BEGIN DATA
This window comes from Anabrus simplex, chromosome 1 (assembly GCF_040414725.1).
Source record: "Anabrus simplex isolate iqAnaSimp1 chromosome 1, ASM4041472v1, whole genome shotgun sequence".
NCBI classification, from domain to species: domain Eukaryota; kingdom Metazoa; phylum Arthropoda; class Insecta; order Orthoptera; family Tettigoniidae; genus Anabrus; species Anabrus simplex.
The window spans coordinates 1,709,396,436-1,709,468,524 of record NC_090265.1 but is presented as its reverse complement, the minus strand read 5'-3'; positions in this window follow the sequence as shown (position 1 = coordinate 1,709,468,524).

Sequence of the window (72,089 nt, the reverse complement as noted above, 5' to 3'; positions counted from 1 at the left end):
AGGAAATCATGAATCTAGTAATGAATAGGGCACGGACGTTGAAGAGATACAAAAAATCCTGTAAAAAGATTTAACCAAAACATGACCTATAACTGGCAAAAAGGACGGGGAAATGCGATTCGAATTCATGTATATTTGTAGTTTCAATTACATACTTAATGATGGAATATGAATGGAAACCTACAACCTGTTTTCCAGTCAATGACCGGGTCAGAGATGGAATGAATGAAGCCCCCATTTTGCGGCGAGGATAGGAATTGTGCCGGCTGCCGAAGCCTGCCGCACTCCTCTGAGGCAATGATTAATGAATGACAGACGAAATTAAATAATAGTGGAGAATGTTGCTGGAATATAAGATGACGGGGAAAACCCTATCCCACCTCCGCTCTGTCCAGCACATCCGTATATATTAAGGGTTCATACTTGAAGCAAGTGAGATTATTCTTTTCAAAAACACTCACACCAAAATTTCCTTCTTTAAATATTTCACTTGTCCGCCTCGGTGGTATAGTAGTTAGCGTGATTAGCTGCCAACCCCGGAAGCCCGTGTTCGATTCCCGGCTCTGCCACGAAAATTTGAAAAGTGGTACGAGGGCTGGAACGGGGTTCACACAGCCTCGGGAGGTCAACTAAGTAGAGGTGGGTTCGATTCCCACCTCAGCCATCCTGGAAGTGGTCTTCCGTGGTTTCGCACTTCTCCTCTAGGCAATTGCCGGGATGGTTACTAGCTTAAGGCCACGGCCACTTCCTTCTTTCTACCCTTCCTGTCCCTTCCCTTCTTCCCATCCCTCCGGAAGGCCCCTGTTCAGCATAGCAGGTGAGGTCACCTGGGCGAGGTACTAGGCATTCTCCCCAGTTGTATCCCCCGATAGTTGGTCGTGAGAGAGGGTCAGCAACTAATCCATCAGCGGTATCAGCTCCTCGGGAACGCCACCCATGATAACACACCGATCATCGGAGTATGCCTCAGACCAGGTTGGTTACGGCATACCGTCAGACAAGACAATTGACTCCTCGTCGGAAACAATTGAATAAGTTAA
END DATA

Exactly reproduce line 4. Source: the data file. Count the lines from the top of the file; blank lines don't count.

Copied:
The window spans coordinates 1,709,396,436-1,709,468,524 of record NC_090265.1 but is presented as its reverse complement, the minus strand read 5'-3'; positions in this window follow the sequence as shown (position 1 = coordinate 1,709,468,524).